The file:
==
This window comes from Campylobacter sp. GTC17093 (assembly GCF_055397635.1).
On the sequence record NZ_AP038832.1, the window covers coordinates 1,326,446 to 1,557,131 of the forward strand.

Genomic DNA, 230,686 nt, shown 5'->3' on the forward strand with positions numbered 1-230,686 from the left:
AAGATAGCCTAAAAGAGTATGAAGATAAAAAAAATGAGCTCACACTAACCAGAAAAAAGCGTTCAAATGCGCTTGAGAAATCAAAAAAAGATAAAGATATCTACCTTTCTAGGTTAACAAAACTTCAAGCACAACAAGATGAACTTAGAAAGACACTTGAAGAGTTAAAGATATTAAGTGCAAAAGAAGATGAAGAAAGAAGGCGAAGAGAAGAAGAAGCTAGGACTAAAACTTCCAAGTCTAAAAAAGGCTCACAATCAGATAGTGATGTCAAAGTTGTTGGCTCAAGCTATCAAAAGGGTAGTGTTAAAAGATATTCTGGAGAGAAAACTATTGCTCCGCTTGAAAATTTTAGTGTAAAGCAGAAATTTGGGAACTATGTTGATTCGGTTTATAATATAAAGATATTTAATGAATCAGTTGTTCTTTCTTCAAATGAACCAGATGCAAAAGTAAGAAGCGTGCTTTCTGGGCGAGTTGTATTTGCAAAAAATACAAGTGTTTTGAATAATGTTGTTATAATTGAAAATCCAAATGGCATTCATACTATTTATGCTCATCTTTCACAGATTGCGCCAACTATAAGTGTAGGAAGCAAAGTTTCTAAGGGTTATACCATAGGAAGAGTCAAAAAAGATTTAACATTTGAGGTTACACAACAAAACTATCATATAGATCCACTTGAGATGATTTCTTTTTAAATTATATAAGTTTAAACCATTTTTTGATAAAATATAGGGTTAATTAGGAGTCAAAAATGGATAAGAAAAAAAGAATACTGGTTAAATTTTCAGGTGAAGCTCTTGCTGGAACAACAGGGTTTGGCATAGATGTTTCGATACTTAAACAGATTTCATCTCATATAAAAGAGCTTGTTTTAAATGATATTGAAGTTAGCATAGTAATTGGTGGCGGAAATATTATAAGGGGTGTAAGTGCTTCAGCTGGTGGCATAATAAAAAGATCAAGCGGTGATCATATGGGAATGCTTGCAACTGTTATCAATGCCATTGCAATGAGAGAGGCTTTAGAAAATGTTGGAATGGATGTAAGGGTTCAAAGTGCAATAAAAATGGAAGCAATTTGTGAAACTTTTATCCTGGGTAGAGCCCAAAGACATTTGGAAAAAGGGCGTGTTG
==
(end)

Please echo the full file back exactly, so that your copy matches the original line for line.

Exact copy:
This window comes from Campylobacter sp. GTC17093 (assembly GCF_055397635.1).
On the sequence record NZ_AP038832.1, the window covers coordinates 1,326,446 to 1,557,131 of the forward strand.

Genomic DNA, 230,686 nt, shown 5'->3' on the forward strand with positions numbered 1-230,686 from the left:
AAGATAGCCTAAAAGAGTATGAAGATAAAAAAAATGAGCTCACACTAACCAGAAAAAAGCGTTCAAATGCGCTTGAGAAATCAAAAAAAGATAAAGATATCTACCTTTCTAGGTTAACAAAACTTCAAGCACAACAAGATGAACTTAGAAAGACACTTGAAGAGTTAAAGATATTAAGTGCAAAAGAAGATGAAGAAAGAAGGCGAAGAGAAGAAGAAGCTAGGACTAAAACTTCCAAGTCTAAAAAAGGCTCACAATCAGATAGTGATGTCAAAGTTGTTGGCTCAAGCTATCAAAAGGGTAGTGTTAAAAGATATTCTGGAGAGAAAACTATTGCTCCGCTTGAAAATTTTAGTGTAAAGCAGAAATTTGGGAACTATGTTGATTCGGTTTATAATATAAAGATATTTAATGAATCAGTTGTTCTTTCTTCAAATGAACCAGATGCAAAAGTAAGAAGCGTGCTTTCTGGGCGAGTTGTATTTGCAAAAAATACAAGTGTTTTGAATAATGTTGTTATAATTGAAAATCCAAATGGCATTCATACTATTTATGCTCATCTTTCACAGATTGCGCCAACTATAAGTGTAGGAAGCAAAGTTTCTAAGGGTTATACCATAGGAAGAGTCAAAAAAGATTTAACATTTGAGGTTACACAACAAAACTATCATATAGATCCACTTGAGATGATTTCTTTTTAAATTATATAAGTTTAAACCATTTTTTGATAAAATATAGGGTTAATTAGGAGTCAAAAATGGATAAGAAAAAAAGAATACTGGTTAAATTTTCAGGTGAAGCTCTTGCTGGAACAACAGGGTTTGGCATAGATGTTTCGATACTTAAACAGATTTCATCTCATATAAAAGAGCTTGTTTTAAATGATATTGAAGTTAGCATAGTAATTGGTGGCGGAAATATTATAAGGGGTGTAAGTGCTTCAGCTGGTGGCATAATAAAAAGATCAAGCGGTGATCATATGGGAATGCTTGCAACTGTTATCAATGCCATTGCAATGAGAGAGGCTTTAGAAAATGTTGGAATGGATGTAAGGGTTCAAAGTGCAATAAAAATGGAAGCAATTTGTGAAACTTTTATCCTGGGTAGAGCCCAAAGACATTTGGAAAAAGGGCGTGTTG